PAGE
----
Are new drugs always better?

Are new drugs always better?

It is expected that when a new drug is made available it is better than its predecessors in treating its specified condition. However, a new study suggests this may not be the case.

Mariam Ujeyl and her colleagues assert in a recent paper that newly approved drugs are rarely better than cheaper alternatives already available.

After researching 39 proprietary medicinal products launched in the German market between 2009 and 2010, it was found that there was frequently insufficient data available to prove their increased efficacy when approval was granted.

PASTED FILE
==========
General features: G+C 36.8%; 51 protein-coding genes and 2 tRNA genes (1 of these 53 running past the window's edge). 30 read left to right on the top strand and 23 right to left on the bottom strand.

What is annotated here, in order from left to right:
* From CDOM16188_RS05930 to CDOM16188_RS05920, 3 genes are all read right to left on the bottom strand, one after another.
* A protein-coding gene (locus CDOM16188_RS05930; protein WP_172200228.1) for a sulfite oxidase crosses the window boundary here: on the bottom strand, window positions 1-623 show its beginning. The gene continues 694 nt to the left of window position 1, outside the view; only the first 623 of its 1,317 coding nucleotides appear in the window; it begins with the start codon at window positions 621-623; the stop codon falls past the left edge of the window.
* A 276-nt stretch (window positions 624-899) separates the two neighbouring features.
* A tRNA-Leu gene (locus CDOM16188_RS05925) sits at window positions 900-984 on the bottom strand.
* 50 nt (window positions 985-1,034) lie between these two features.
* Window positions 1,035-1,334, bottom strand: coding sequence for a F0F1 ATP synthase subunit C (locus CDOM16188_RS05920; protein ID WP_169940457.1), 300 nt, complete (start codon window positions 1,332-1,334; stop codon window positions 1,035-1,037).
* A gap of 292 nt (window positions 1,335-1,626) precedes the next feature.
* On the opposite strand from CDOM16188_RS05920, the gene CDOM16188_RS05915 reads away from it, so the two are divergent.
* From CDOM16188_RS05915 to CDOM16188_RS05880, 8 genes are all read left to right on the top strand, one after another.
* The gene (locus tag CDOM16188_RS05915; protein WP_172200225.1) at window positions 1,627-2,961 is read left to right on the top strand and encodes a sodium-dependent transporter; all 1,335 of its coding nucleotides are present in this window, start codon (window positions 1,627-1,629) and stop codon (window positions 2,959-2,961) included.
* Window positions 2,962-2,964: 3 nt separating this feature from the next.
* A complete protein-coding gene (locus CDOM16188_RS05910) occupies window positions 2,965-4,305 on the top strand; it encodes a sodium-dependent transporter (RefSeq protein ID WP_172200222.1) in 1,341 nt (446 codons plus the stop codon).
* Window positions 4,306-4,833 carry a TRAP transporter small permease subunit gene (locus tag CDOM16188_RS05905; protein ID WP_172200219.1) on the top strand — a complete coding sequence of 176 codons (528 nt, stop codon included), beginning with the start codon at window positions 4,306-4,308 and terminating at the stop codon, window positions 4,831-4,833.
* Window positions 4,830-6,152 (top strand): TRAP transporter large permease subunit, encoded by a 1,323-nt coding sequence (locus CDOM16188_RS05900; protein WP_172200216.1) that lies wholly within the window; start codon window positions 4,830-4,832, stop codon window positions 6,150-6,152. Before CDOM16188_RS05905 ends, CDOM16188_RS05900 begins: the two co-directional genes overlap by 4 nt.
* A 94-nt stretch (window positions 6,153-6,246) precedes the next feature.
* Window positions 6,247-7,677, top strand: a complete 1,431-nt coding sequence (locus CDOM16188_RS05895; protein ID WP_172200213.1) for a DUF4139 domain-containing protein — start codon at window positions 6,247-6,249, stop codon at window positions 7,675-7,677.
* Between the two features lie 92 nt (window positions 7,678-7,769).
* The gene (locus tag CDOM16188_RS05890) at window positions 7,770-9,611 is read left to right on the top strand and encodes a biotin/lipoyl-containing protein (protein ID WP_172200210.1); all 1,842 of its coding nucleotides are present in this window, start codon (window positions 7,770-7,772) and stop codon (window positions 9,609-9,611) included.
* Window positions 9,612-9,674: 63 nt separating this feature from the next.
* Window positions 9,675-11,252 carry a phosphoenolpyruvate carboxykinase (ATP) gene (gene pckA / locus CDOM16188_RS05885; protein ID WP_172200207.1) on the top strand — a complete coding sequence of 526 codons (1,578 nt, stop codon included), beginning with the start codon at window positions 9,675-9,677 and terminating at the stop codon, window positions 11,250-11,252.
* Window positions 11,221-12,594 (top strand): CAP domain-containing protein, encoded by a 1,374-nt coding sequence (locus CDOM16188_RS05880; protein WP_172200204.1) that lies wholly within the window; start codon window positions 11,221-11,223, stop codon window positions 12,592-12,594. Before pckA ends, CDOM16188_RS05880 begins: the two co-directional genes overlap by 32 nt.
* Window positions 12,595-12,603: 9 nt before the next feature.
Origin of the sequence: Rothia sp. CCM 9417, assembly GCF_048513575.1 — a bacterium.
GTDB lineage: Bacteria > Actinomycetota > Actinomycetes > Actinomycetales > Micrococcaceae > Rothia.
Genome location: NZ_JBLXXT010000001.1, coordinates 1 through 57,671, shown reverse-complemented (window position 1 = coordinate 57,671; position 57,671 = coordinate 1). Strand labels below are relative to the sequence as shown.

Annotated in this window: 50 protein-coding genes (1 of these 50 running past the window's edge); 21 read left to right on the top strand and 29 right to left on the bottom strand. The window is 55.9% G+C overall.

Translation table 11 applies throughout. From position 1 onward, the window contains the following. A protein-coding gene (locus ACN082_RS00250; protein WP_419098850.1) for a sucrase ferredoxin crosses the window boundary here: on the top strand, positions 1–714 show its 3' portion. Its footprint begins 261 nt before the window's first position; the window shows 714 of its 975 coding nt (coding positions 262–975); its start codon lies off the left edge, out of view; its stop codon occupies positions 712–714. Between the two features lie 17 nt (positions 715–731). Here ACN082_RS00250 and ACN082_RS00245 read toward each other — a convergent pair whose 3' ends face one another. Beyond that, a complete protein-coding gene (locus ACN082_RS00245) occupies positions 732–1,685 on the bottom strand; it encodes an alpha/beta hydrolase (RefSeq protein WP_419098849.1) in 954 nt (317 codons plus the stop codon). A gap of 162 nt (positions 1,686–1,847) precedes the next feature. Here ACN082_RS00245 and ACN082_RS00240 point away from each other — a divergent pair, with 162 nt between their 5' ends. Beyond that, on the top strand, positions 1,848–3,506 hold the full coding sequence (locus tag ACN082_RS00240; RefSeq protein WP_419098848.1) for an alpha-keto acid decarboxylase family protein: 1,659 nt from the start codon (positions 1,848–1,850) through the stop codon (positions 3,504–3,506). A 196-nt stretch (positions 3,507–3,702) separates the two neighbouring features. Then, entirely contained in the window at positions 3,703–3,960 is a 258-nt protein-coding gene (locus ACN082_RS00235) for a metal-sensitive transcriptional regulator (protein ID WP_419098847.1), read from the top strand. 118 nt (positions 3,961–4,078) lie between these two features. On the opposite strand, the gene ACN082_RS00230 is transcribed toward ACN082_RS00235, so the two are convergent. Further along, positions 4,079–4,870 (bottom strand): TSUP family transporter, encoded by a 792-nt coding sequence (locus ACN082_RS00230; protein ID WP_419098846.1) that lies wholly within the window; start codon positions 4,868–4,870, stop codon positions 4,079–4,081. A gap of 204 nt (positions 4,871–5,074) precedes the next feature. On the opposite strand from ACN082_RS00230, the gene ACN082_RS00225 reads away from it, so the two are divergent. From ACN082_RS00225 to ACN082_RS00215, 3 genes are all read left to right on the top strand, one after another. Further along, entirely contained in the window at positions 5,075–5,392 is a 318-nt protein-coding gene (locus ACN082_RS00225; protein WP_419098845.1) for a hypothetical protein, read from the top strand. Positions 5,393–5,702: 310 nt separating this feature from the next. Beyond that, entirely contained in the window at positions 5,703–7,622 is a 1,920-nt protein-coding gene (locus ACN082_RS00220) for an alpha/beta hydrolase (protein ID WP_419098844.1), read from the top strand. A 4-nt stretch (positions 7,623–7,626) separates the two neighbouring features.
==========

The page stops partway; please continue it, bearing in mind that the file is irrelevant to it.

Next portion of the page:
Because there are no legal requirements to directly compare new drugs to their older counterparts, it is generally automatically assumed newer products are better.

However, researchers found that for approximately half of the approvals the drug had only been trailed against a placebo and not an effective competitor product.

This not only throws into question the pricing of new drugs but the quality of new treatment currently being administered across the globe.

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